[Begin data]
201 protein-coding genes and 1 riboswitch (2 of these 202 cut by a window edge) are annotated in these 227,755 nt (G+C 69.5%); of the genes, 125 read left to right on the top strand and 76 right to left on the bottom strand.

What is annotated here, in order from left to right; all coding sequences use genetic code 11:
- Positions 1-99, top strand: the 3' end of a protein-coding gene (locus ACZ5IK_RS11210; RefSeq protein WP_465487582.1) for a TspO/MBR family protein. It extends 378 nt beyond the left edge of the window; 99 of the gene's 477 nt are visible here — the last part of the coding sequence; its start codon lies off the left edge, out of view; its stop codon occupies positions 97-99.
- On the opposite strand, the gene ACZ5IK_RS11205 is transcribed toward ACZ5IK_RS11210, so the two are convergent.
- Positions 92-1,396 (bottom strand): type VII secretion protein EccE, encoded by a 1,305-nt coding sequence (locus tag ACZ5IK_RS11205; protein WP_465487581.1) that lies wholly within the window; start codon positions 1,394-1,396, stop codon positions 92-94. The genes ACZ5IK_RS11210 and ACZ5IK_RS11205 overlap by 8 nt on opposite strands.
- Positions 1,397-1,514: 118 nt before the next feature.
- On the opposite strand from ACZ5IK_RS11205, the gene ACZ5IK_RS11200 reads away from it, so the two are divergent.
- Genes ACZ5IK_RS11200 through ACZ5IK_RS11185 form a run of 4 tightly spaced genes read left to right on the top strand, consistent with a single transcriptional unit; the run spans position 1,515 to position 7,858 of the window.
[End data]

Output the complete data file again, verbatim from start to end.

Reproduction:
201 protein-coding genes and 1 riboswitch (2 of these 202 cut by a window edge) are annotated in these 227,755 nt (G+C 69.5%); of the genes, 125 read left to right on the top strand and 76 right to left on the bottom strand.

What is annotated here, in order from left to right; all coding sequences use genetic code 11:
- Positions 1-99, top strand: the 3' end of a protein-coding gene (locus ACZ5IK_RS11210; RefSeq protein WP_465487582.1) for a TspO/MBR family protein. It extends 378 nt beyond the left edge of the window; 99 of the gene's 477 nt are visible here — the last part of the coding sequence; its start codon lies off the left edge, out of view; its stop codon occupies positions 97-99.
- On the opposite strand, the gene ACZ5IK_RS11205 is transcribed toward ACZ5IK_RS11210, so the two are convergent.
- Positions 92-1,396 (bottom strand): type VII secretion protein EccE, encoded by a 1,305-nt coding sequence (locus tag ACZ5IK_RS11205; protein WP_465487581.1) that lies wholly within the window; start codon positions 1,394-1,396, stop codon positions 92-94. The genes ACZ5IK_RS11210 and ACZ5IK_RS11205 overlap by 8 nt on opposite strands.
- Positions 1,397-1,514: 118 nt before the next feature.
- On the opposite strand from ACZ5IK_RS11205, the gene ACZ5IK_RS11200 reads away from it, so the two are divergent.
- Genes ACZ5IK_RS11200 through ACZ5IK_RS11185 form a run of 4 tightly spaced genes read left to right on the top strand, consistent with a single transcriptional unit; the run spans position 1,515 to position 7,858 of the window.